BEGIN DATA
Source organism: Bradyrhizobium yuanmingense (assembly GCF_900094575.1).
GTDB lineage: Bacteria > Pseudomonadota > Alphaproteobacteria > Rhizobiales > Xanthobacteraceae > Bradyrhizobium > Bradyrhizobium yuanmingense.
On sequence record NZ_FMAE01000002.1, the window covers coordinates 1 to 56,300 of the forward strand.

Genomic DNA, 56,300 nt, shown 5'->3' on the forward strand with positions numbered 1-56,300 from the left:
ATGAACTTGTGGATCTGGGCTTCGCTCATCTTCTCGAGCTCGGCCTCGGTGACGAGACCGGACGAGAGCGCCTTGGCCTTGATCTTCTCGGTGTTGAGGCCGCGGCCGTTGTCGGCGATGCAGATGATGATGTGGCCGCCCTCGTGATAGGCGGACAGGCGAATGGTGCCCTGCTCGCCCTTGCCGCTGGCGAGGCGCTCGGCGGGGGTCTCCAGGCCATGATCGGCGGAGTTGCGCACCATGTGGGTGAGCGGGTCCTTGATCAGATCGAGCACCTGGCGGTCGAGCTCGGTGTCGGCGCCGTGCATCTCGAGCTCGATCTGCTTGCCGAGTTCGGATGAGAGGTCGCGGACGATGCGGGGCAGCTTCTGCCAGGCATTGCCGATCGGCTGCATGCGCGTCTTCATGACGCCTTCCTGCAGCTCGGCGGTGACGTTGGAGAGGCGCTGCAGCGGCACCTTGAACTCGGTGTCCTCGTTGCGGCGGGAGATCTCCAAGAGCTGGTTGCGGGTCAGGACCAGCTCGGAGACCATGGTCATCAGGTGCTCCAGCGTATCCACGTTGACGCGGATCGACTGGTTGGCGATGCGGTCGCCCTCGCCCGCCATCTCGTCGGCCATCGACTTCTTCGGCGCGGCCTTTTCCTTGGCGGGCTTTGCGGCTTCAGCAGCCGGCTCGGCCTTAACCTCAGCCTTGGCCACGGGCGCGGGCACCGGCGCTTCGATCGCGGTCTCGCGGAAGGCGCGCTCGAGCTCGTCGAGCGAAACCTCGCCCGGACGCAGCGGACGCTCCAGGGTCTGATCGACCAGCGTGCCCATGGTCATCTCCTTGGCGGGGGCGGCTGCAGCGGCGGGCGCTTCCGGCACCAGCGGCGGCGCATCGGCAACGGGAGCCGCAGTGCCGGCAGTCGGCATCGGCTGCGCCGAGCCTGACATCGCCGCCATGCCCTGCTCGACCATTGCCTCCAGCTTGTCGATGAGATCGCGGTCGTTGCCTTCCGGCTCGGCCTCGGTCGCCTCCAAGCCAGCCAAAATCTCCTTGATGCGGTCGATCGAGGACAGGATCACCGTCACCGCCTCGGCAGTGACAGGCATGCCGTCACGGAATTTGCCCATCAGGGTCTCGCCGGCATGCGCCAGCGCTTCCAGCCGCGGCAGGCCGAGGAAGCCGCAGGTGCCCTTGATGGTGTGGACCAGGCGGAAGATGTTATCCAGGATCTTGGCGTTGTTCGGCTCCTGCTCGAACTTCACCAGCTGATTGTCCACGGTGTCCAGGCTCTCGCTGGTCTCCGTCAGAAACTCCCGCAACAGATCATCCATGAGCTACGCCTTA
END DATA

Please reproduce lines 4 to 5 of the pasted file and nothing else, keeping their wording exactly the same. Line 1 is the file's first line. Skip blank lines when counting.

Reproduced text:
Genomic DNA, 56,300 nt, shown 5'->3' on the forward strand with positions numbered 1-56,300 from the left:
ATGAACTTGTGGATCTGGGCTTCGCTCATCTTCTCGAGCTCGGCCTCGGTGACGAGACCGGACGAGAGCGCCTTGGCCTTGATCTTCTCGGTGTTGAGGCCGCGGCCGTTGTCGGCGATGCAGATGATGATGTGGCCGCCCTCGTGATAGGCGGACAGGCGAATGGTGCCCTGCTCGCCCTTGCCGCTGGCGAGGCGCTCGGCGGGGGTCTCCAGGCCATGATCGGCGGAGTTGCGCACCATGTGGGTGAGCGGGTCCTTGATCAGATCGAGCACCTGGCGGTCGAGCTCGGTGTCGGCGCCGTGCATCTCGAGCTCGATCTGCTTGCCGAGTTCGGATGAGAGGTCGCGGACGATGCGGGGCAGCTTCTGCCAGGCATTGCCGATCGGCTGCATGCGCGTCTTCATGACGCCTTCCTGCAGCTCGGCGGTGACGTTGGAGAGGCGCTGCAGCGGCACCTTGAACTCGGTGTCCTCGTTGCGGCGGGAGATCTCCAAGAGCTGGTTGCGGGTCAGGACCAGCTCGGAGACCATGGTCATCAGGTGCTCCAGCGTATCCACGTTGACGCGGATCGACTGGTTGGCGATGCGGTCGCCCTCGCCCGCCATCTCGTCGGCCATCGACTTCTTCGGCGCGGCCTTTTCCTTGGCGGGCTTTGCGGCTTCAGCAGCCGGCTCGGCCTTAACCTCAGCCTTGGCCACGGGCGCGGGCACCGGCGCTTCGATCGCGGTCTCGCGGAAGGCGCGCTCGAGCTCGTCGAGCGAAACCTCGCCCGGACGCAGCGGACGCTCCAGGGTCTGATCGACCAGCGTGCCCATGGTCATCTCCTTGGCGGGGGCGGCTGCAGCGGCGGGCGCTTCCGGCACCAGCGGCGGCGCATCGGCAACGGGAGCCGCAGTGCCGGCAGTCGGCATCGGCTGCGCCGAGCCTGACATCGCCGCCATGCCCTGCTCGACCATTGCCTCCAGCTTGTCGATGAGATCGCGGTCGTTGCCTTCCGGCTCGGCCTCGGTCGCCTCCAAGCCAGCCAAAATCTCCTTGATGCGGTCGATCGAGGACAGGATCACCGTCACCGCCTCGGCAGTGACAGGCATGCCGTCACGGAATTTGCCCATCAGGGTCTCGCCGGCATGCGCCAGCGCTTCCAGCCGCGGCAGGCCGAGGAAGCCGCAGGTGCCCTTGATGGTGTGGACCAGGCGGAAGATGTTATCCAGGATCTTGGCGTTGTTCGGCTCCTGCTCGAACTTCACCAGCTGATTGTCCACGGTGTCCAGGCTCTCGCTGGTCTCCGTCAGAAACTCCCGCAACAGATCATCCATGAGCTACGCCTTA